After a while I did need to sit down on a rock and rest a bit, but not he. He continued for a moment or so and then stood up very straight in front of me to clarify essentials. “Nama,” he said, “you are old and I am new” - an unchallengeable pronouncement. (pg. 115; Erikson & Erikson, 1997)

    Figure \(\PageIndex{1}\)

    Healthy relationships between grandparents and their grandchildren can benefit everyone in the family. In particular, grandparents provide a generational link that can help young people form their own identities.

    While Carl Rogers and Joan Erikson seemed to accept old age and achieve integrity, Erik Erikson struggled with despair, despite his international acclaim and many obvious accomplishments. Thus, it should become clear that an individual’s point of view is an important aspect of one’s identity. In Still Here (Ram Dass, 2000), Ram Dass, a former Harvard University psychologist turned renowned guru of Bhakti Yoga and Kirtan (see Chapter 17), acknowledges the challenges of old age: physical problems, illness, loneliness, embarrassment, powerlessness, loss of role/meaning, depression, and even senility. The suffering associated with these conditions is, however, self-induced, and one can choose mindfully to not suffer. Whether or not one suffers, therefore, and whether or not one approaches the end of life with relative integrity or despair, is in many ways a choice. And that choice will have a dramatic effect on the final stage of life: death.

    Death and Dying

    It is important to begin by distinguishing between death and dying. Death is the end of life, and as far as scientific psychology is concerned, no one alive has been able to study death itself. Dying is a process that occurs when death is imminent, but does not come immediately. The dying process begins either with old age or the diagnosis of a terminal illness. Elisabeth Kubler-Ross is well-known for her research on the dying process, as are the five stages that she described in On Death and Dying (1969): Denial and Isolation; Anger; Bargaining; Depression; and Acceptance. When diagnosed with a terminal illness, most people naturally respond with the common defense mechanism of denial, but there is more to it. Many psychology textbooks do not address the second aspect of this first stage: isolation. Denial is usually temporary, but the dying person may still not be ready or even able to talk about their death, so they isolate themselves psychologically. Unfortunately, hospital staff members often foster this isolation, because of their own fears and discomfort regarding death. Kubler-Ross and her colleagues found it quite difficult to stop hospital staff members from encouraging the isolation of patients clinging to denial, including such simple tasks as keeping the patient’s door open so that people passing by could look in and vice versa. The final stage of acceptance, according to Kubler-Ross, is one that many patients do not achieve. Many people fear death, and Western culture, due in part to its emphasis on science and medicine, and its movement away from religion, encourages people to challenge death. But for those who fight, struggle, and hope to the very end, even they eventually “just cannot make it anymore” (Kubler-Ross, 1969).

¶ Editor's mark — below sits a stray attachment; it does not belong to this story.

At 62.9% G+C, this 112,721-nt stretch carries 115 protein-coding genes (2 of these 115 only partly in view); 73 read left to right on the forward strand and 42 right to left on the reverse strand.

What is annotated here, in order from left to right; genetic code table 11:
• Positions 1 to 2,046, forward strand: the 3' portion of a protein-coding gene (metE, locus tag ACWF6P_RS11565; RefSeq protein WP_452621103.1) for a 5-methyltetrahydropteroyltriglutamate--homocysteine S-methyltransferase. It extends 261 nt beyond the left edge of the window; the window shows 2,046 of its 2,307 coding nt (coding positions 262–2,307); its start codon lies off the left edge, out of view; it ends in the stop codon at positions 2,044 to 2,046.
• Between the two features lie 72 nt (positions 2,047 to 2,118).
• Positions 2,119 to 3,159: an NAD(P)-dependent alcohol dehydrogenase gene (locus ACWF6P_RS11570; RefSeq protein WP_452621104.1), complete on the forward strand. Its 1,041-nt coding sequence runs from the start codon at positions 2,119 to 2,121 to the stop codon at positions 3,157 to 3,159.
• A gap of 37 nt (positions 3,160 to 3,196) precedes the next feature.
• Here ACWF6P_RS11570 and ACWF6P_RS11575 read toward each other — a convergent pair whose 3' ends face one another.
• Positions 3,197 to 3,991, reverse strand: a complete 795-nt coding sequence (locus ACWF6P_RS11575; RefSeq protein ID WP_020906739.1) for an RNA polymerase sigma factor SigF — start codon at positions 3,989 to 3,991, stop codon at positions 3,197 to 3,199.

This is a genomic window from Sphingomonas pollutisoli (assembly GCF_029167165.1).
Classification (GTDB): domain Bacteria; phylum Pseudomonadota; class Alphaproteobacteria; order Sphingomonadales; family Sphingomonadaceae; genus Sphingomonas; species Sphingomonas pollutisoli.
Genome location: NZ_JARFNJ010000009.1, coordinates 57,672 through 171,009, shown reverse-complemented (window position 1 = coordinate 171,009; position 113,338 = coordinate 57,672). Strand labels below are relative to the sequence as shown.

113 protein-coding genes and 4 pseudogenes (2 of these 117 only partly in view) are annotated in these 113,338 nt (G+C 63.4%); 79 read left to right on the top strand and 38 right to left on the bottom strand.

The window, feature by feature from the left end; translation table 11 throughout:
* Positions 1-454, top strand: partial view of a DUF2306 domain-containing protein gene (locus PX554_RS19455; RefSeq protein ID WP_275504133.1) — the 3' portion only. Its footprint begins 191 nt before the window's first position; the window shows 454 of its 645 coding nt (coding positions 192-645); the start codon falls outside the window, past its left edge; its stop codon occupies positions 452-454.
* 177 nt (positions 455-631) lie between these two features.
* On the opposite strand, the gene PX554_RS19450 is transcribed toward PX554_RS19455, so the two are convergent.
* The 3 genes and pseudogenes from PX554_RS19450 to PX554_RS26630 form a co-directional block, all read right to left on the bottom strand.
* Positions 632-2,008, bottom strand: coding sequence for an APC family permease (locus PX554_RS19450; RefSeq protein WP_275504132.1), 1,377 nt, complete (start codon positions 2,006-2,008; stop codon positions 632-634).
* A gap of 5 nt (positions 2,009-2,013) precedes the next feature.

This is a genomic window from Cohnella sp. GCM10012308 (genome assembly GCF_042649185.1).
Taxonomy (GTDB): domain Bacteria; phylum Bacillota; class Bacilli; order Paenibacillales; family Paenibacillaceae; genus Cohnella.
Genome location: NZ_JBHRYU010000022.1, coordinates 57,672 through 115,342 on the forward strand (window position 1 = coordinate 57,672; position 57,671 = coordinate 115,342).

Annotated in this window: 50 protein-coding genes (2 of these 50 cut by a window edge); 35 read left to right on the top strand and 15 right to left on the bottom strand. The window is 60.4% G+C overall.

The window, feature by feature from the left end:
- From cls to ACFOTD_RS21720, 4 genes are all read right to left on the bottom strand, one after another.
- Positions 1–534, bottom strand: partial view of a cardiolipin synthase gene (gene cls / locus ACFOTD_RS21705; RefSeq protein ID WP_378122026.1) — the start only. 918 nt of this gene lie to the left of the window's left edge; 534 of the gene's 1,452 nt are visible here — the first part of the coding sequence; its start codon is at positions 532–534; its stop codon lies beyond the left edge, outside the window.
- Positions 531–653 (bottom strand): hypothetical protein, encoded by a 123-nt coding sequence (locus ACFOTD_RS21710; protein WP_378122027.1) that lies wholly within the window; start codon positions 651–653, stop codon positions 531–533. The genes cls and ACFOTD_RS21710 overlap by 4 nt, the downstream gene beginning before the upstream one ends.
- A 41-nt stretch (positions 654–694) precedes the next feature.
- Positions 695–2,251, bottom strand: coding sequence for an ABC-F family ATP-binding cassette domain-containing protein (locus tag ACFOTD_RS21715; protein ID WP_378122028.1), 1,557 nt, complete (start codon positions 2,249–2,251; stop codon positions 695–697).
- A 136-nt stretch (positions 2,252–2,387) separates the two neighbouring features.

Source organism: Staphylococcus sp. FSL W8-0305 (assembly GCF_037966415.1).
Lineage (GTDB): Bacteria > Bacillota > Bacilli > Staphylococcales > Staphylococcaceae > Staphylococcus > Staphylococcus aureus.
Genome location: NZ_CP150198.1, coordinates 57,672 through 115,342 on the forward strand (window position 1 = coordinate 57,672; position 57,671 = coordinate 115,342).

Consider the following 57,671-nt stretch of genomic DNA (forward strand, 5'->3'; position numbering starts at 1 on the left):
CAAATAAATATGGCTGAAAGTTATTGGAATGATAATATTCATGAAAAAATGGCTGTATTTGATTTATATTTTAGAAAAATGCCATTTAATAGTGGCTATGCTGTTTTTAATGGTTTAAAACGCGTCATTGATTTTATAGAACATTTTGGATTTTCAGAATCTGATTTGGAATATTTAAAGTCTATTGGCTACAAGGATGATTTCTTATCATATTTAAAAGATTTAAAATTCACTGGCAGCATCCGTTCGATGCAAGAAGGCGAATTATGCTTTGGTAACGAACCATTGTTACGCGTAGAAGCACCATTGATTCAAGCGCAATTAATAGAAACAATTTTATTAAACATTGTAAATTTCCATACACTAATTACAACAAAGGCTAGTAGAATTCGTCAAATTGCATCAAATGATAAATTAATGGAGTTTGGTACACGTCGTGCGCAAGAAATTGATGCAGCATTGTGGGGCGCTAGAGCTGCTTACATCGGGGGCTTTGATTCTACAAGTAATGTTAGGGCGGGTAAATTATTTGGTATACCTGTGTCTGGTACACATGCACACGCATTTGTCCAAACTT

There are, however, many people who do come to accept the inevitability of death, either as a result of illness or old age. Erikson seemed to finally be at peace at the very end of his life, smiling whenever he recognized his wife or daughter:

    I was deeply touched on one visit to Dad when a flash of pleasure crossed his face as I entered the room, and he said faintly to himself, Meine Tochter (“my daughter” in his native tongue). (pg. 204; Bloland, 2005)

    Carl Rogers was largely unconcerned about death, he seldom thought about it. He was, however, quite interested in the work of Kubler-Ross, particularly after he experienced his wife’s dying process. One night, when his wife was near death, he told her that she should not feel obligated to live, all was well with her family, and that she should feel free to live or die, as she wished. After Rogers left that evening, his wife called for the nurses, thanked them for all they had done, and told them she was going to die. By the next morning she was in a coma, and by the next day she was dead (Rogers, 1980). This experience was profoundly moving for Rogers, and awakened a deep spirituality in him, but with a decidedly unscientific aspect to it. Kubler-Ross joined Carl Jung in believing in synchronicity and the possibility of out-of-body experiences, life after death, and the like (see Kubler-Ross, 1983, 1997). Rogers also came to believe in such possibilities. Helen Rogers reported seeing evil figures and the Devil by her hospital bed, as well as a white light that would come and begin to lift her from the bed. Earlier the two of them had attended sessions with a medium who claimed to be able to contact the dead. Rogers was thoroughly convinced that the medium’s abilities were real, and that she had contacted Helen’s deceased sister, and later Helen Rogers herself. According to Rogers, each event was “an incredible, and certainly non-fraudulent experience” (Rogers, 1980).